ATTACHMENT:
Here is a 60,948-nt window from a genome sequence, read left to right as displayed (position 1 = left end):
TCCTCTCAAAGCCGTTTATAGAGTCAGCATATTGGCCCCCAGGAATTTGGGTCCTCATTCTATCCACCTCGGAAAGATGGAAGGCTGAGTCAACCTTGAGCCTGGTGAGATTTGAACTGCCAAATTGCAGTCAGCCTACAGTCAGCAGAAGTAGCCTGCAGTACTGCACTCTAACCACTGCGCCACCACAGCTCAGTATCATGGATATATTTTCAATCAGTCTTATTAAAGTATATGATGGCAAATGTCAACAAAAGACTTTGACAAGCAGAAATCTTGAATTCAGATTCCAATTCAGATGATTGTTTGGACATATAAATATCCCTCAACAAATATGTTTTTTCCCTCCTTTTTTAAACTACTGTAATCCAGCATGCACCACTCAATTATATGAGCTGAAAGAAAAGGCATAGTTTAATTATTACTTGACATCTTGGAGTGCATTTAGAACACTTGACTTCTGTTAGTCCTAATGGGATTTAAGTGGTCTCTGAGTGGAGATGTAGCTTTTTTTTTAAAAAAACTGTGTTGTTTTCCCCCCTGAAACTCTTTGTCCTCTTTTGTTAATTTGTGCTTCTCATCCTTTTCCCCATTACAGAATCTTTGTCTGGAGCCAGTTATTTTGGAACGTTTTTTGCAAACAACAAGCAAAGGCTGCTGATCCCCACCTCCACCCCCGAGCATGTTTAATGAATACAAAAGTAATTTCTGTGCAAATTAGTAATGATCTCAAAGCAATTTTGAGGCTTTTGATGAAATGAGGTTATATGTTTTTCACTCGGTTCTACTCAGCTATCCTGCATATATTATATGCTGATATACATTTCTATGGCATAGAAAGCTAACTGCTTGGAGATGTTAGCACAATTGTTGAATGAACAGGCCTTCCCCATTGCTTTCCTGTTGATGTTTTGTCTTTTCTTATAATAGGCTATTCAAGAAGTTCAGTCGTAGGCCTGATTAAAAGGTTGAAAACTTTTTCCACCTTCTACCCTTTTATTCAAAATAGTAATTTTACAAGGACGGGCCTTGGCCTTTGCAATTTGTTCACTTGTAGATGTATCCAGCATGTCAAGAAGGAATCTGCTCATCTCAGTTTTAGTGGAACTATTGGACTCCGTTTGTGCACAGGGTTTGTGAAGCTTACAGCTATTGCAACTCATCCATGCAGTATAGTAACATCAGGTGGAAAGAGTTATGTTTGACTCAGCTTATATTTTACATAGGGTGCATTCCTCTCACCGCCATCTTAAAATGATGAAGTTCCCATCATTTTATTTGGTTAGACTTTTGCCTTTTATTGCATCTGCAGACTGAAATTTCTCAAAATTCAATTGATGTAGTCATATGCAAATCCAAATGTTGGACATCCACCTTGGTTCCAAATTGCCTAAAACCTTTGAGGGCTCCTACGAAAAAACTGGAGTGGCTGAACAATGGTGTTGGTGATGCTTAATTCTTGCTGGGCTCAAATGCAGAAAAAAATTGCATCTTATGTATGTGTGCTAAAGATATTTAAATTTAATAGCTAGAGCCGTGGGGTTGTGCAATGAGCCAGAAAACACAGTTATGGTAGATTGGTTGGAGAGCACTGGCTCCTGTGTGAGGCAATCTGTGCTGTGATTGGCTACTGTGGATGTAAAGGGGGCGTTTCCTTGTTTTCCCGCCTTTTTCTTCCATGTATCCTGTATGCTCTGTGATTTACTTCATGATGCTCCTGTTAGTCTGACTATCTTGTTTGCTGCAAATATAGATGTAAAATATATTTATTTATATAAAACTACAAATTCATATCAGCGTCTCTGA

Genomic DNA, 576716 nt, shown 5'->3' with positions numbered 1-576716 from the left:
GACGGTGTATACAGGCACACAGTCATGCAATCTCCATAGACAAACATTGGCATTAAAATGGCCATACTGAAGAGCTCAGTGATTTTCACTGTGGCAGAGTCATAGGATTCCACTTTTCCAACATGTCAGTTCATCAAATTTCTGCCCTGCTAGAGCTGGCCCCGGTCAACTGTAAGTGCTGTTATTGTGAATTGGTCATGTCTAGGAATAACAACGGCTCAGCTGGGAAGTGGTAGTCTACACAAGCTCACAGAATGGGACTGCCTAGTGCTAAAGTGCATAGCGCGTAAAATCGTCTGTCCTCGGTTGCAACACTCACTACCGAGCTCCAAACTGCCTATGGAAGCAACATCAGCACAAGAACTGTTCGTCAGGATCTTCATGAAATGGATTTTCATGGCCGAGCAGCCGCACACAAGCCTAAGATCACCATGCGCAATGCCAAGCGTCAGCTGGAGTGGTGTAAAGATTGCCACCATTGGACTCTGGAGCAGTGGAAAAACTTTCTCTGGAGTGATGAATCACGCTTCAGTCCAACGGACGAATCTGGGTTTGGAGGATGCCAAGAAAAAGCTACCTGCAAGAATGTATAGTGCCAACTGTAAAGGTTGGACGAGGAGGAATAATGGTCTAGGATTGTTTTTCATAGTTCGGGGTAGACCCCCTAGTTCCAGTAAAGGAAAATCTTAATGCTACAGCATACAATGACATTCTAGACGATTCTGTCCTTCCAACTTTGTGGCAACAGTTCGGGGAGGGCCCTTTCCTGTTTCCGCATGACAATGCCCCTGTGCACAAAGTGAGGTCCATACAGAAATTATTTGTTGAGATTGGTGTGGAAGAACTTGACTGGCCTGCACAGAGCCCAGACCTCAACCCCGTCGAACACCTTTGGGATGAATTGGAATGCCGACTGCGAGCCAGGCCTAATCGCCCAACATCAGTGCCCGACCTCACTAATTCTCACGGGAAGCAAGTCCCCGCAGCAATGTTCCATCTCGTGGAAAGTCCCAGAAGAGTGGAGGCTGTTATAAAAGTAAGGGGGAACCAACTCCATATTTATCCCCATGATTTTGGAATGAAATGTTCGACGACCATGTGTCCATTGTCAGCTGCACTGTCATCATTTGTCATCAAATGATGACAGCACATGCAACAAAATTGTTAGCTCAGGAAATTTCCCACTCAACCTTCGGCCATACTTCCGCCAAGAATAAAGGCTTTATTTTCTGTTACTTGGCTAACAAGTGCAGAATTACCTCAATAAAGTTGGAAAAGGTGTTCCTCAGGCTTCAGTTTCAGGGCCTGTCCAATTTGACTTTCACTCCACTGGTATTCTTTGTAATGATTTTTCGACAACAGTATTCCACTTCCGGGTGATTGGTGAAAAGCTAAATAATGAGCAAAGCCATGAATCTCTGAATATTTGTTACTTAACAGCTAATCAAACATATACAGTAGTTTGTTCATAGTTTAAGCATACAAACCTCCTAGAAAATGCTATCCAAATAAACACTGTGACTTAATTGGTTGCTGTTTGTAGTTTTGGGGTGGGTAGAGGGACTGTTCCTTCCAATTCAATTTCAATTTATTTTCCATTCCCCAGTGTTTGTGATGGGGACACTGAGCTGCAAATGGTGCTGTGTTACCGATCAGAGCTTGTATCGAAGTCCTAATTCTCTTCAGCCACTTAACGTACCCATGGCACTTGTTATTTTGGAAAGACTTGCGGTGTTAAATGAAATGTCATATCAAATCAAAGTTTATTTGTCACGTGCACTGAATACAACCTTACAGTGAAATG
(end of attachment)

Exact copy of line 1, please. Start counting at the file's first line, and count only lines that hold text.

Here is a 60,948-nt window from a genome sequence, read left to right as displayed (position 1 = left end):